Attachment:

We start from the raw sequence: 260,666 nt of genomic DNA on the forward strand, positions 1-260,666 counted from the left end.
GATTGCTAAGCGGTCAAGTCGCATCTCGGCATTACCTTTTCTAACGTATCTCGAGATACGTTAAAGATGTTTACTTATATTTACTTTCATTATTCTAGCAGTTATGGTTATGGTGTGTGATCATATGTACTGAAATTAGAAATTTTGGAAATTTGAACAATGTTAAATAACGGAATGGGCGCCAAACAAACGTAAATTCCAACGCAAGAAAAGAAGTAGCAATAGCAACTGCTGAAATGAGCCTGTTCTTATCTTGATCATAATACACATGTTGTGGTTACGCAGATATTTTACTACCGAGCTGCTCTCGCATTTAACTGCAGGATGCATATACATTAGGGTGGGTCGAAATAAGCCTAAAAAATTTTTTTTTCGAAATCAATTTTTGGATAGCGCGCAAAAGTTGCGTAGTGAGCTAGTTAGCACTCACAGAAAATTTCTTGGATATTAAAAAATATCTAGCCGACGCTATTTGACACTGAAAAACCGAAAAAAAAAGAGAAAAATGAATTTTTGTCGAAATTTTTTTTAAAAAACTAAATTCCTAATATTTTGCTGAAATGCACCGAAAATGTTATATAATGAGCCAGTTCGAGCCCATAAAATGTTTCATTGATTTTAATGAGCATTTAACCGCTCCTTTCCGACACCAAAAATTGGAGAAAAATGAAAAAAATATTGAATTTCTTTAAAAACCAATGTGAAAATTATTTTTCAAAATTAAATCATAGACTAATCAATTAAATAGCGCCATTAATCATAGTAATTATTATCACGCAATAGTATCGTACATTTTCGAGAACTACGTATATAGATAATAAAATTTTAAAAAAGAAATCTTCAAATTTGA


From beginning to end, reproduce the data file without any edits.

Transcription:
We start from the raw sequence: 260,666 nt of genomic DNA on the forward strand, positions 1-260,666 counted from the left end.
GATTGCTAAGCGGTCAAGTCGCATCTCGGCATTACCTTTTCTAACGTATCTCGAGATACGTTAAAGATGTTTACTTATATTTACTTTCATTATTCTAGCAGTTATGGTTATGGTGTGTGATCATATGTACTGAAATTAGAAATTTTGGAAATTTGAACAATGTTAAATAACGGAATGGGCGCCAAACAAACGTAAATTCCAACGCAAGAAAAGAAGTAGCAATAGCAACTGCTGAAATGAGCCTGTTCTTATCTTGATCATAATACACATGTTGTGGTTACGCAGATATTTTACTACCGAGCTGCTCTCGCATTTAACTGCAGGATGCATATACATTAGGGTGGGTCGAAATAAGCCTAAAAAATTTTTTTTTCGAAATCAATTTTTGGATAGCGCGCAAAAGTTGCGTAGTGAGCTAGTTAGCACTCACAGAAAATTTCTTGGATATTAAAAAATATCTAGCCGACGCTATTTGACACTGAAAAACCGAAAAAAAAAGAGAAAAATGAATTTTTGTCGAAATTTTTTTTAAAAAACTAAATTCCTAATATTTTGCTGAAATGCACCGAAAATGTTATATAATGAGCCAGTTCGAGCCCATAAAATGTTTCATTGATTTTAATGAGCATTTAACCGCTCCTTTCCGACACCAAAAATTGGAGAAAAATGAAAAAAATATTGAATTTCTTTAAAAACCAATGTGAAAATTATTTTTCAAAATTAAATCATAGACTAATCAATTAAATAGCGCCATTAATCATAGTAATTATTATCACGCAATAGTATCGTACATTTTCGAGAACTACGTATATAGATAATAAAATTTTAAAAAAGAAATCTTCAAATTTGA